I came to understand that what Jesus tends to call the kingdom of God, Paul tends to call salvation, but they’re talking about the same thing! (1540)

[Traditionally] the political tail wags the Christian dog. Christianity’s role is to serve a political agenda. So viewed through the American lens, Christianity is seen to endorse democracy and capitalism, just as it was once seen in Europe to endorse monarchy and feudalism. (1561)

If we think the kingdom of God is still waiting in the wings, then our political allegiance is given to one of the players currently on stage. (1565)

What if Jesus has no interest in endorsing some other political agenda because he has his own?! That would change everything. And it’s clearly what Jesus believed about what he was doing! (1569)

‘From now on you will see the Son of Man seated at the right hand of Power and coming on the clouds of heaven’ (Matt. 26: 64).  Listen carefully to what Jesus told Caiaphas. After Jesus acknowledged that he was indeed Israel’s Messiah, he added that he was also the mysterious Son of Man and that Caiaphas would from now on see the Son of Man seated at the right hand of God and coming in the clouds of heaven. The phrase from now on should make it quite clear that Jesus was not primarily talking about his Second Coming. Jesus was not referencing something that would take place way off in the future but something that was coming to pass in the present moment, something contemporary with Caiaphas. (1579)

Jesus saw himself as the Son of Man who would receive dominion over the nations and liberate the world from the tyranny of military empires. (1617)

Jesus was condemned to death by both Caiaphas and Pilate for the same reason—he claimed to be a king . Not a “spiritual king” over a “spiritual kingdom” but a real king over a political kingdom— but a very different kind of political kingdom. (1624)

Jesus judges nations on how well they care for four kinds of people: (1) The Poor. “I was hungry and you gave me food, I was thirsty and you gave me something to drink … I was naked and you gave me clothing.” (2) The Sick. “I was sick and you took care of me.” (3) The Immigrant. “I was a stranger and you welcomed me.” (4) The Prisoner. “I was in prison and you visited me.” (Matt. 25: 35– 36)  (1676)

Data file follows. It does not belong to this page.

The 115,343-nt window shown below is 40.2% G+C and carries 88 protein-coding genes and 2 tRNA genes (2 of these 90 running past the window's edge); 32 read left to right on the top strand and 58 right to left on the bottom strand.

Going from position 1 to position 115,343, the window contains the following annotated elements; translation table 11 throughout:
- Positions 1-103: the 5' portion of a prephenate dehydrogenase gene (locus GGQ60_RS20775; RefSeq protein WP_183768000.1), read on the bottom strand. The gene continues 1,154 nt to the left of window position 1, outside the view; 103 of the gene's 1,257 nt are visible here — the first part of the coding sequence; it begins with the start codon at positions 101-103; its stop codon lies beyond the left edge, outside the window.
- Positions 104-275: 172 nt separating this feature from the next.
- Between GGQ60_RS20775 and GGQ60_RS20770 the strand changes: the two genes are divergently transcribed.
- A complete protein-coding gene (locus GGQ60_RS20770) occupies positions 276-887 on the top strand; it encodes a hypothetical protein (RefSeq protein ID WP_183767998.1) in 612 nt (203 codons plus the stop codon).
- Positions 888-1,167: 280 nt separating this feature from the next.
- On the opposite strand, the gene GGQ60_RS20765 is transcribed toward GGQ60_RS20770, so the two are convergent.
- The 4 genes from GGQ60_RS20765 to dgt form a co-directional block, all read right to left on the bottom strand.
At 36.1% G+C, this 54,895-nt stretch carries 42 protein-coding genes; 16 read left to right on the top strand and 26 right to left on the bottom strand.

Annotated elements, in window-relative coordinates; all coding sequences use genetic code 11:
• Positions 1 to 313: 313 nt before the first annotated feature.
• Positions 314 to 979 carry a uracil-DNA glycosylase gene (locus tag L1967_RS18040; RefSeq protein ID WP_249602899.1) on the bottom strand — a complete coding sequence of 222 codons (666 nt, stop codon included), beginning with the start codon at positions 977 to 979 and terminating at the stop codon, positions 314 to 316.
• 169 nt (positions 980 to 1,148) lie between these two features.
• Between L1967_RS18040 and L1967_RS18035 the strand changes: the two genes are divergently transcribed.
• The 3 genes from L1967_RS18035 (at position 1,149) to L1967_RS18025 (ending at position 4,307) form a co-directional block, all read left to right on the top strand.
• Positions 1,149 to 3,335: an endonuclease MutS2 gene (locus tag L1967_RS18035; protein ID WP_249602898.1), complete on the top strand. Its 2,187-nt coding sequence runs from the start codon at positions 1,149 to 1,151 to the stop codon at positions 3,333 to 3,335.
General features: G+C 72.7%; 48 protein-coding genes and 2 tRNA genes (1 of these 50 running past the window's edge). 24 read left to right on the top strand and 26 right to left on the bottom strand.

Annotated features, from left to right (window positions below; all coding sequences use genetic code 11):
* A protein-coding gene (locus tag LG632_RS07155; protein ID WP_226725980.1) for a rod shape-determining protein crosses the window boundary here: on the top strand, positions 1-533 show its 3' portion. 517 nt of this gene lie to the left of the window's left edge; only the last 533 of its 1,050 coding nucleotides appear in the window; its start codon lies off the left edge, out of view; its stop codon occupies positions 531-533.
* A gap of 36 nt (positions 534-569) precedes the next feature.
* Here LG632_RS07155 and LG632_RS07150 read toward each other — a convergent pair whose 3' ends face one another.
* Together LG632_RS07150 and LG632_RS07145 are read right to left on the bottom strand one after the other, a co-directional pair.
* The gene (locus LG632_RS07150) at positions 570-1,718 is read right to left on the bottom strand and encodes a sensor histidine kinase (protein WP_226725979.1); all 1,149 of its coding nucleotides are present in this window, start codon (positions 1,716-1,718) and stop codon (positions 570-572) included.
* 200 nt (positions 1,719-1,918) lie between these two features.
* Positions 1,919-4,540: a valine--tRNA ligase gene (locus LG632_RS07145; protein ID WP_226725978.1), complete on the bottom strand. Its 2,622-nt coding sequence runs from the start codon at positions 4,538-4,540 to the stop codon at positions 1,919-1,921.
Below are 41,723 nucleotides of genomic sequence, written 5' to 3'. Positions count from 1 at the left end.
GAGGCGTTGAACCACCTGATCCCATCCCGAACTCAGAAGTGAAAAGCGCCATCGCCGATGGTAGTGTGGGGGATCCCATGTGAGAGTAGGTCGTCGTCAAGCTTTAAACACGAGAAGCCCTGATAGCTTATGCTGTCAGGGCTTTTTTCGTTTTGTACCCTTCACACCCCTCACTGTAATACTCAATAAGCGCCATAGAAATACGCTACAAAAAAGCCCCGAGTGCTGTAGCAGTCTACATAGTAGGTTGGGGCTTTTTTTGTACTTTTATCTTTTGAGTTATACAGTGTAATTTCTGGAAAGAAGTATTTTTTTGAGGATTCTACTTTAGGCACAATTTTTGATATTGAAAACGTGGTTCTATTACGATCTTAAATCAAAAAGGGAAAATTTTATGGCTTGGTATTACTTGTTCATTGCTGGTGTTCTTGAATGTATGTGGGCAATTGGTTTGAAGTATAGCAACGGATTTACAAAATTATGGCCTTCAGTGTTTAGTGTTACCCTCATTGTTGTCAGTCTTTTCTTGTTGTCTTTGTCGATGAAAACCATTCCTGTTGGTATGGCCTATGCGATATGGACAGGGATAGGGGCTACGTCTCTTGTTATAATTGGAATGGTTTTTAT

What does it mean to be a “sheep” nation judged to be on the right side of Jesus and blessed by God? It means to be a nation that cares for the poor, cares for the sick, welcomes the immigrant, and practices humane treatment of its prisoners. (1685)

Ever since the Son of God refounded the world at the cross and called humanity to organize itself around an axis of love expressed in mercy and forgiveness, a new moral law has been established in the cosmos that will not allow nations to forever oppose the will of God. (1693)

God is forever opposed to empires. God loves nations and delights in their rich diversity, but God hates empires. Empires produce a pseudo-peace— a Pax Romana— but it is a peace that inevitably leads to war. (1756)

In Roman political theory Mars was the bringer of peace— peace by war. The euphemistic peace that was the tyranny of the Pax Romana was the achievement of an empire that venerated war and worshipped Mars. (1806)

Christians carry the cross because we are willing , at any moment, to imitate our Lord by dying at the hands of our enemies rather than perpetuating the cycle of fear and violence. (1844)

I am a conscientious objector to the doom-obsessed, hyperviolent, war-must-come, pillage-the-Bible-for-the-worst-we-can-find eschatology of Hal Lindsey and his tribe. We must reject that kind of warmongering misinterpretation of Scripture. (1906)

War, as a legitimate means of shaping the world, died with Christ on Good Friday. Jesus refuted the war option when he told Peter to put up his sword. Killing in order to liberate Jesus and his followers from the violent injustice of Caiaphas, Herod, and Pilate would have been a just war— but Jesus refused to engage in a just war. He chose instead to bear witness to the truth, forgive, and die. (1954)

[I have reviewed other books on violence and the Bible here and here]